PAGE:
Cashless Cannabis Payments Now Available in Vermont at One Medical Marijuana Dispensary
New App Eases Electronic Transaction Woes for Cannabis Industry
An ongoing challenge for the cannabis industry is that, with the feds maintaining the illegal status of cannabis, the banking industry is still deeply reluctant to process transactions. This forces many in the industry to operate exclusively in cash – which can be both inconvenient and dangerous.
However, for some, help is on the way in the form of a debit app created specifically for the cannabis industry called CanPay. In Vermont, Grassroots Vermont has recently implemented the technology and is now able to accept payments via an application (similar to ‘Venmo’) instead of relying on cash.
Grassroots Vermont General Manager Devan Walsh said that the technology is something that patients have been requesting:
“I honestly feel like on the overall, our patients are gonna be very excited. They get feedback every day. Many, many, many times a day about how patients wish they could use an electronic option because a) they would either spend more money or, they feel like there was things here that they didn’t have, they didn’t plan for. So, I think that this will open up a door for folks.”
Vermont’s other medical marijuana dispensaries do offer different kinds of electronic payment options, but Grassroots Vermont is the first cannabis business in Vermont to implement the CanPay technology vs. a debit or cash system.
Reached by email, Jody Vona, Controller at Champlain Valley Dispensary and Southern Vermont Wellness explained how the electronic payment options at the state’s two largest dispensaries.
“We do provide an electronic payment solution at our dispensaries. There are a few options, but we have chosen to use a debit processor whose fees are low. The choice was made to use this vendor as the access and functionality was the greatest for the majority of our patient base. It is an in store debit processor only. There are other solutions we are in discussions of implementing for our delivery sales. Many of these solutions work via an application on a phone. However, some of our patients don’t have access to the internet or technology so we are mindful of that fact and always looking for compliant solutions that can reach/benefit the most patients.”
“We’ll be the first Vermont dispensary taking electronic payments. So, we’re pretty excited.”
In this audio interview (transcription below, audio above and on SoundCloud and iTunes) Heady Vermont’s Eli Harrington chats with Grassroots Vermont’s Assistant General Manager Devan Walsh in greater detail about the CanPay app and about their recent entry into the world of electronic transactions.
Eli: Tell me the good news. You guys are gonna be able to take online payments at the dispensary which is a change, right?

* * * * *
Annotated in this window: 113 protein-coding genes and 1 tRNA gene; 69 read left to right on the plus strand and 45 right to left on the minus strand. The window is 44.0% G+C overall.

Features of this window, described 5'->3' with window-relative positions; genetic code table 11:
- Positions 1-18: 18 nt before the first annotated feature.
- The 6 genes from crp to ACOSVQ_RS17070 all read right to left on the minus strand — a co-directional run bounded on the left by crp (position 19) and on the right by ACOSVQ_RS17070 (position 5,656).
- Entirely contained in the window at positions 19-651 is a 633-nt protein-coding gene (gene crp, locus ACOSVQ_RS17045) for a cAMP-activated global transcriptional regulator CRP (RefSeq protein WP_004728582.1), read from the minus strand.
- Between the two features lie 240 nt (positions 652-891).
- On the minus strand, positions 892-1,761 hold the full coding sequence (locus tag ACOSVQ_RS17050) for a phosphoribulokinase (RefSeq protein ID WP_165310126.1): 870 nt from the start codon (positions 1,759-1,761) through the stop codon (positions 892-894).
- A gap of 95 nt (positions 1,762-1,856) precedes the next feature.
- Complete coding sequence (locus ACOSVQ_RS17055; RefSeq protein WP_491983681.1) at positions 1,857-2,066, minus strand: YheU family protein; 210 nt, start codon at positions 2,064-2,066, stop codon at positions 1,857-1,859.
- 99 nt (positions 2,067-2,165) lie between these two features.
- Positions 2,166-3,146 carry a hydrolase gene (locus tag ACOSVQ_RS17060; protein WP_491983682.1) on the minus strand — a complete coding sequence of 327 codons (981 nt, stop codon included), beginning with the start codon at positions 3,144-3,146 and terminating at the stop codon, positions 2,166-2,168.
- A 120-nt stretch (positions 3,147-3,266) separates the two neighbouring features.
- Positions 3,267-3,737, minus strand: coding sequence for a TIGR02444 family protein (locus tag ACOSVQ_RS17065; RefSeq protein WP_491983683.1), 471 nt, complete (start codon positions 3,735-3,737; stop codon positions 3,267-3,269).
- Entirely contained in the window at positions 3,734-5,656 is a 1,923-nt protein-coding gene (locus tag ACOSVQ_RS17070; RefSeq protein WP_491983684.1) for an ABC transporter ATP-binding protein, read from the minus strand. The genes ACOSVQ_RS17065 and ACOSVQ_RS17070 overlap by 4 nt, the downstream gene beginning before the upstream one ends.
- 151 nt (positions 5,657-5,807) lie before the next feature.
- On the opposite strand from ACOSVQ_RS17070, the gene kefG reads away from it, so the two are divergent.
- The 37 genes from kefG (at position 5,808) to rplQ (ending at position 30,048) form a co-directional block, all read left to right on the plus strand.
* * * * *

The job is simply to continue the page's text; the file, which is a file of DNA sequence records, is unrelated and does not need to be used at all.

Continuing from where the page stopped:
Devan: We are, yeah. We’ll be the first Vermont dispensary taking electronic payments. So, we’re pretty excited.
Eli: Now, how are you guys able to work this out? Because I know it’s been a challenge for everybody in medical.
Devan: Yes, so we found a resource called CanPay. And they use ECH Movement instead of credit-debit movement so be able to coordinate the payment. So it acts like PayPal and Venmo in how it coordinates the payments so you would directly– it would come directly from your savings account, current account and come to our bank account within two days.
Eli: Wow, but you can still use any kind of credit or debit card, right?
Devan: No, so the way that it works is you have to utilize the CanPay service to do it through. So what you’ll do is– I did it this morning. I registered myself. I had to put my routing number and my checking account number in a secure website. They take and they authorize you and then, you have an actual- an app that you use on your phone.
So when I come into the dispensary to make a purchase, I pull up the app and it generates a single use QR code that we would then put in front of a tablet that the company provided to us and the tablet will scan the QR code and that will send the payment through, and it’s a single use QR code.
“I honestly feel like overall, our patients are gonna be very excited.”
Eli: So this is like Venmo and the cash out pretty much.
Devan: Exactly, yep, exactly.
Eli: So, this is something that is probably, theoretically, going to be used nationwide. Are there any other places that are already using CannaPay? Like if I’m signed up for this in Vermont, can I take this to a Vegas dispensary and pay with that?
Devan: You can indeed. We have store numbers 1350 on our boxes of our tablets. I think that we are– they said that we’re the first to use them in Vermont. But I think you have 15 States at least where they’re using it right now. So yeah, I’m going to be going out to San Diego in February, so I might be able to use that when I go there as well, so.
Eli: Bummer for you. You got to go to– You got to leave Vermont in February to go to San Diego. It sucks, eh? So, you know you mentioned for people and I think people are pretty accustomed to using Venmo, using cash app kind of. Have you guys talked to any patients about this?